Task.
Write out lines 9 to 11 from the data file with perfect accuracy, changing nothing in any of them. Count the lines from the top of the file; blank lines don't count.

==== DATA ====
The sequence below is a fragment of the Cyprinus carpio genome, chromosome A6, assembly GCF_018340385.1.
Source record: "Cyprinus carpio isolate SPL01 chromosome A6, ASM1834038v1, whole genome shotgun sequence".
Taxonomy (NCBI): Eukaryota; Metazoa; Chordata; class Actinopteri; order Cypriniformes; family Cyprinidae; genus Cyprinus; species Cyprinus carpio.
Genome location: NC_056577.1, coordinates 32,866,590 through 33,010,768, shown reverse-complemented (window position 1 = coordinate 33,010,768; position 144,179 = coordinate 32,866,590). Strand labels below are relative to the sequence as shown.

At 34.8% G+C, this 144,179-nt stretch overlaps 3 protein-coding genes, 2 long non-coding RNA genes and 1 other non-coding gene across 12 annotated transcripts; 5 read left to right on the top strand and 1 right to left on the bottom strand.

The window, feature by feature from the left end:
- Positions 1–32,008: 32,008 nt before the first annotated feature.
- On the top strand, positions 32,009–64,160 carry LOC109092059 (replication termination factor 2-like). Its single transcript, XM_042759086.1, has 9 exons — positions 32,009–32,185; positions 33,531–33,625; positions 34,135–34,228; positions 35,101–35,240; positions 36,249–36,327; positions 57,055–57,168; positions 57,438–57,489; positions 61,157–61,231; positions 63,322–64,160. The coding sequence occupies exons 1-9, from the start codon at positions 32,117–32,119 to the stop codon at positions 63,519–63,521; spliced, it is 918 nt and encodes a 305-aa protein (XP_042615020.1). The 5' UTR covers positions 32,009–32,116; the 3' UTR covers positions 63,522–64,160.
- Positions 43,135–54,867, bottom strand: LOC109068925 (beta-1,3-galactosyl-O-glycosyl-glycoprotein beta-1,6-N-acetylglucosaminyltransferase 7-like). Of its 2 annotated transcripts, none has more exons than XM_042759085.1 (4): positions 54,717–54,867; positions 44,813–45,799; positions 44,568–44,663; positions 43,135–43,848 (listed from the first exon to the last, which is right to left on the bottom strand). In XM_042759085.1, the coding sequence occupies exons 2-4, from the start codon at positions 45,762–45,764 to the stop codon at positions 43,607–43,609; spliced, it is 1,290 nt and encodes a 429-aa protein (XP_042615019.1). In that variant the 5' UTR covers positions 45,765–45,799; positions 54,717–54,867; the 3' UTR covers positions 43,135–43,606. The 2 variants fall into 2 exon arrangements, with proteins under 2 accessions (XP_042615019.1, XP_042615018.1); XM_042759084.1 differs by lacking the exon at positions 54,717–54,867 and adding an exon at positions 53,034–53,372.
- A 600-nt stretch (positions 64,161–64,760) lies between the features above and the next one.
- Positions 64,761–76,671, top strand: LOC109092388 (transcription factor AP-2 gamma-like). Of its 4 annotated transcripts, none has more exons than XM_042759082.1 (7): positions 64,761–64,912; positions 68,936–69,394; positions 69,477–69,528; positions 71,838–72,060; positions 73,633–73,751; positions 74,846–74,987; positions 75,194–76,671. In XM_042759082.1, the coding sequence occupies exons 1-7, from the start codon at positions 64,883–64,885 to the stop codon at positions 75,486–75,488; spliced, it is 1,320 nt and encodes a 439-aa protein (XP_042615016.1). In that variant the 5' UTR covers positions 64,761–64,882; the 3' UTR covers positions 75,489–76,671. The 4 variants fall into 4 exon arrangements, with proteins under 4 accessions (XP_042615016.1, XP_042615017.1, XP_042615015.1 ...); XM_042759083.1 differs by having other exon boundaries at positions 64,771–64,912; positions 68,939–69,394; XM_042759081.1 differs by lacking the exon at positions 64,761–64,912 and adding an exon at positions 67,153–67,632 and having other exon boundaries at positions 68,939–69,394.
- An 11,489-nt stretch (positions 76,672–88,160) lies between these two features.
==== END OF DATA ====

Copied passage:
- Positions 43,135–54,867, bottom strand: LOC109068925 (beta-1,3-galactosyl-O-glycosyl-glycoprotein beta-1,6-N-acetylglucosaminyltransferase 7-like). Of its 2 annotated transcripts, none has more exons than XM_042759085.1 (4): positions 54,717–54,867; positions 44,813–45,799; positions 44,568–44,663; positions 43,135–43,848 (listed from the first exon to the last, which is right to left on the bottom strand). In XM_042759085.1, the coding sequence occupies exons 2-4, from the start codon at positions 45,762–45,764 to the stop codon at positions 43,607–43,609; spliced, it is 1,290 nt and encodes a 429-aa protein (XP_042615019.1). In that variant the 5' UTR covers positions 45,765–45,799; positions 54,717–54,867; the 3' UTR covers positions 43,135–43,606. The 2 variants fall into 2 exon arrangements, with proteins under 2 accessions (XP_042615019.1, XP_042615018.1); XM_042759084.1 differs by lacking the exon at positions 54,717–54,867 and adding an exon at positions 53,034–53,372.
- A 600-nt stretch (positions 64,161–64,760) lies between the features above and the next one.
- Positions 64,761–76,671, top strand: LOC109092388 (transcription factor AP-2 gamma-like). Of its 4 annotated transcripts, none has more exons than XM_042759082.1 (7): positions 64,761–64,912; positions 68,936–69,394; positions 69,477–69,528; positions 71,838–72,060; positions 73,633–73,751; positions 74,846–74,987; positions 75,194–76,671. In XM_042759082.1, the coding sequence occupies exons 1-7, from the start codon at positions 64,883–64,885 to the stop codon at positions 75,486–75,488; spliced, it is 1,320 nt and encodes a 439-aa protein (XP_042615016.1). In that variant the 5' UTR covers positions 64,761–64,882; the 3' UTR covers positions 75,489–76,671. The 4 variants fall into 4 exon arrangements, with proteins under 4 accessions (XP_042615016.1, XP_042615017.1, XP_042615015.1 ...); XM_042759083.1 differs by having other exon boundaries at positions 64,771–64,912; positions 68,939–69,394; XM_042759081.1 differs by lacking the exon at positions 64,761–64,912 and adding an exon at positions 67,153–67,632 and having other exon boundaries at positions 68,939–69,394.